A recent report issued by FireEye revealed that hackers tapped into Syrian opposition’s computers and have stolen gigabytes of secret communications and battlefield plans.
In mid-2013, ten armed units belonging to the opposition to the Syrian Government were planning a major operation intended to push a front forward against the government forces. The troops of the Syrian opposition “carefully laid out their objective” saving their plans electronically as pictures. The Syrian opposition planned for a battle involving between 700 and 800 opposition forces.
“they mapped out locations for reserve fighters, staging areas, and support personnel, settled on a field operations area, and planned supply routes to resource their forces. They sternly told commanders of each unit that they could make no ‘individual’ decisions without the approval of the Operations element.” states the report.
The hackers infected the machines of Syrian opposition with malware during flirtatious Skype chats.
The hackers targeted several exponents of the Syrian Opposition located in Syria, including armed opposition members, humanitarian aid workers, and media activists.
“The threat actors used female Skype avatars to chat with their targets and infect their devices with malware. “She” typically asked her intended victim if he was using Skype on an Android or a computer, in a likely attempt to send malware tailored to the device. The threat group also maintained a seemingly pro-opposition website containing links to malicious downloads and Facebook profiles with malicious links as well. They conducted these operations using servers located outside of Syria.” states the report.
the hackers syphoned nearly 7.7GB of material, including 64 Skype databases, 31,107 conversations, 12,356 contacts and 240,381 messages.
Laura Galante, manager of threat intelligence at the computer security firm, explained that the investigation on the specific case started last year, while the experts at FireEye were researching PDF-based malware discovered a server containing documents and files.
Despite the operation appeared very complex, the hackers made their resounding mistakes … or they have them such errors intentionally to throw us off. The server that was hosting the file was not password protected and exposed to the Internet.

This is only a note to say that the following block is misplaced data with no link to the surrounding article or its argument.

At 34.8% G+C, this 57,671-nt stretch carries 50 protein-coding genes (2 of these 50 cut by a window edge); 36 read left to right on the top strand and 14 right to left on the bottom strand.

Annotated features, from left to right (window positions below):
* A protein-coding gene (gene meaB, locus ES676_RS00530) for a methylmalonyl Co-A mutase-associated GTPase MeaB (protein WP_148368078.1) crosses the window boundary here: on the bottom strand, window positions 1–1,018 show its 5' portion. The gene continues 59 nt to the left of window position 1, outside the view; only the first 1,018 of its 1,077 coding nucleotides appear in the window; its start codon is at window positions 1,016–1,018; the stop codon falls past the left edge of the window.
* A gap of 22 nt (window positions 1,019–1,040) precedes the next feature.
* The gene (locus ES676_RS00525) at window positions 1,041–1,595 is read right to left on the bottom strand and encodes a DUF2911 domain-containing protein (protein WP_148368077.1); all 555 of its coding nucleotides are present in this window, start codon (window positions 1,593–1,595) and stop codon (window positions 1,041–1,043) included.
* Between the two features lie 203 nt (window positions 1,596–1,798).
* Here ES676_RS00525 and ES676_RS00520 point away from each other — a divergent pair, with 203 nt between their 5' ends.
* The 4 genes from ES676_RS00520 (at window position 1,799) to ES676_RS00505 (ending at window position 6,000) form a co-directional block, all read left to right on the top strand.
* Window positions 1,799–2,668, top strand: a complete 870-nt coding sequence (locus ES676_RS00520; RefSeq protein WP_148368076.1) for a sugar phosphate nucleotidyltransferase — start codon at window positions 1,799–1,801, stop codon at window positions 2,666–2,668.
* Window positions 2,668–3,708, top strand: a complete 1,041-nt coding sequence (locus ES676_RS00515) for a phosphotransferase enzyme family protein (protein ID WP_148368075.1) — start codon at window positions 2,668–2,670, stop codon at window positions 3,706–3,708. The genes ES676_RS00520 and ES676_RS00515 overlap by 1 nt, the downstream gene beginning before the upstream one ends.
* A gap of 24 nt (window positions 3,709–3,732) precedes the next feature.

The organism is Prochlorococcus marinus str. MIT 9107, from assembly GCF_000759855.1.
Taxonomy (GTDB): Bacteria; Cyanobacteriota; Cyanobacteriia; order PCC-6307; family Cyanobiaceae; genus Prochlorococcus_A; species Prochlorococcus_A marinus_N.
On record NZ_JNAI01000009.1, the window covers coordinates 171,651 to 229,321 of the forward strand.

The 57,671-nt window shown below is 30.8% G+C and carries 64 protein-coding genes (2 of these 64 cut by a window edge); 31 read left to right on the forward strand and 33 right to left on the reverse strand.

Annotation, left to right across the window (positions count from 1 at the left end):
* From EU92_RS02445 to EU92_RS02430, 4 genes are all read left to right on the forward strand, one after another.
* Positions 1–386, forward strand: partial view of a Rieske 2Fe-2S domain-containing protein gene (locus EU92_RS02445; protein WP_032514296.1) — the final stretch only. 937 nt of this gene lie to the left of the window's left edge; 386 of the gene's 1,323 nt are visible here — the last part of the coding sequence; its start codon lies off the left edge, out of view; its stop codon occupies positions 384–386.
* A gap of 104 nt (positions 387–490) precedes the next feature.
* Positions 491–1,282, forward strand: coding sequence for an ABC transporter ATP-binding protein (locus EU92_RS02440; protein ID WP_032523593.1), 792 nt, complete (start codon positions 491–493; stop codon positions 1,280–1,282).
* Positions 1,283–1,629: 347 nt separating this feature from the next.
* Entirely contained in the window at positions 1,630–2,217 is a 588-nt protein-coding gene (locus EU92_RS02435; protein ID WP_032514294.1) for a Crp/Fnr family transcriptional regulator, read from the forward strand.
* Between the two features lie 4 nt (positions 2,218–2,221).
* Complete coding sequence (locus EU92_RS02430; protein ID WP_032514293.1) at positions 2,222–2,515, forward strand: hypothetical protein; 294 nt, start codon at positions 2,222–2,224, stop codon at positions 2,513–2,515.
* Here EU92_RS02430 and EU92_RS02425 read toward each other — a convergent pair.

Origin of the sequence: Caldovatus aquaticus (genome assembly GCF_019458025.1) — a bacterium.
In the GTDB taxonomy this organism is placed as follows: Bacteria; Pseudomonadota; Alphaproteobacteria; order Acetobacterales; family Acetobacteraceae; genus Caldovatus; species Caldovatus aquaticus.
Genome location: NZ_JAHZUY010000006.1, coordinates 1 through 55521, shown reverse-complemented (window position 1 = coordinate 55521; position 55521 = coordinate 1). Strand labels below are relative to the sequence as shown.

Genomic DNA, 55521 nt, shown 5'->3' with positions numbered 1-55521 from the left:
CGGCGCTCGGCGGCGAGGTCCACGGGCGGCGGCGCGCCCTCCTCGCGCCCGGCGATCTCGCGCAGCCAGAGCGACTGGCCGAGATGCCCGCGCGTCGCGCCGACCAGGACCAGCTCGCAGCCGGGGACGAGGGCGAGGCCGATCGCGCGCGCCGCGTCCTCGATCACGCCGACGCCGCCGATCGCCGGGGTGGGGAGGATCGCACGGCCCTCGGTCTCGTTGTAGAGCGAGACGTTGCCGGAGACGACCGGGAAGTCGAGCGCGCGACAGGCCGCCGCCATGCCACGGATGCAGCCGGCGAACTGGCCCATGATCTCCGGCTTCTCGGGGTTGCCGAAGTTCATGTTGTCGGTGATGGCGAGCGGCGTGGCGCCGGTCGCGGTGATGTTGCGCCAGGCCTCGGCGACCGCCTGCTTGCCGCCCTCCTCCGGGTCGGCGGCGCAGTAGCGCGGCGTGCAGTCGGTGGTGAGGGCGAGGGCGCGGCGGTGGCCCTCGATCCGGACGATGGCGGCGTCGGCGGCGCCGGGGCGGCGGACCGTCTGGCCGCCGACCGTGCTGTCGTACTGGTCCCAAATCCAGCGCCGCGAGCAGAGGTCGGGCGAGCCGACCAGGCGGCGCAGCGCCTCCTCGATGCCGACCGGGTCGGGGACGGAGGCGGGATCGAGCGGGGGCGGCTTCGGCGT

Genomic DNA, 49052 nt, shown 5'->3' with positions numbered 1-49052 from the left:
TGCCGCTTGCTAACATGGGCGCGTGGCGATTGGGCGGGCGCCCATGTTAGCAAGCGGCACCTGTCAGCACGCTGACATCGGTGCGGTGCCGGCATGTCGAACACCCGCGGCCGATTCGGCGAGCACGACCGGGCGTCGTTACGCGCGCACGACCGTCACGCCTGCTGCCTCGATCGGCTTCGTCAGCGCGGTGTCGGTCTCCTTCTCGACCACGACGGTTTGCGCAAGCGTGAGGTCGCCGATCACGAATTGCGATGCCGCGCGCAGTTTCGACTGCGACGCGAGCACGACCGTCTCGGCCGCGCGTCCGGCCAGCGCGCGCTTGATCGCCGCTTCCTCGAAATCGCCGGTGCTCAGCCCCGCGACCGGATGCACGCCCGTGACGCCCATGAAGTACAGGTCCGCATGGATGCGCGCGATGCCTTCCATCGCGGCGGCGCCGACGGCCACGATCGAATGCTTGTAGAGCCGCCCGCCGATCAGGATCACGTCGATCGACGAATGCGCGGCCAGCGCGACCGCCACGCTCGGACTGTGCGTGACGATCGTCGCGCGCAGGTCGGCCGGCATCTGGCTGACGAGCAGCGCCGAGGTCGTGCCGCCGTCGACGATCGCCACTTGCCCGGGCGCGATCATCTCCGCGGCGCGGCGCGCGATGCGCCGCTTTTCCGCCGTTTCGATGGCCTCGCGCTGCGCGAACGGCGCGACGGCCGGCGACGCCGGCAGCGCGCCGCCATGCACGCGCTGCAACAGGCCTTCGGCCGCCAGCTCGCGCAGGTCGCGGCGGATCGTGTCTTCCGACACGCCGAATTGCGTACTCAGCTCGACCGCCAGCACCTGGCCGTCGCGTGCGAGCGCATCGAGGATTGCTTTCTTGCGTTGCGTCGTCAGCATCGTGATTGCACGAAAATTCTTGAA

The documents discovered on the server included annotated satellite images, Skype chats, weapons records and personal information of exponents of the Syrian opposition. The victims were contacted by the hackers through Skype, they concealed their identity behind fake profiles of attractive women sympathetic to their cause.
The hackers used specific attack vector depending on the OS used by victims, in some cases the “attractive women” requested to the victims to swap a photo. In reality, the hackers sent the victims a self-extracting RAR archive that was renamed with a “.pif” file extension.
“The avatar would request a photo of the target, then send a “personal photo” of a woman in return. The avatar’s “photo” was actually an executable file (a self-extracting RAR archive) renamed with the .pif file extension.3 When the victim “opened” the photo, a woman’s picture was displayed while the SFXRAR executed and ultimately installed the DarkComet RAT in the background. From this point on, the victim’s computer was under the threat group’s control” states the report.
According to Galante, the hackers also improved the DarkComet RAT with evasion techniques in order to remain under the radar.
Another element that distinguished this campaign against the Syrian Opposition is the capability of attackers to compromise Android device with a malware. Smart phones are a privileged target for hackers that can collect a huge quantity of data by compromising their mobile devices.
“Smart phones, in general, are valuable sources of data about individuals and their social networks, as they may contain address books, SMS messages, email, and other data (including data from mobile apps, such as Skype). Targeting Android may be particularly beneficial in the case of Syrian opposition members, where regular power blackouts in Syria may force people to rely more heavily on mobile devices for communications. Despite the wide array of tools and techniques at their disposal, the threat group does not appear to use software exploits to deliver malware to their targets. Instead, they seem to rely on a variety of social engineering techniques to trick victims into infecting themselves.”
The report confirmed that despite a small number of devices were infected, the hackers compromised multiple accounts of people that shared the mobile devices.
Those infected were “definitely organizers and strategists behind different battles,” Galante said. “These weren’t just low-level guys.”
Who are the culprits?
The report confirms that while researchers have only limited indications about the origins of the threat actors, the investigation revealed multiple references to Lebanon.
Just for your information the server was shut down by the ISP hosting it shortly after FireEye’s findings.
(Security Affairs – FireEye, Syrian Opposition)
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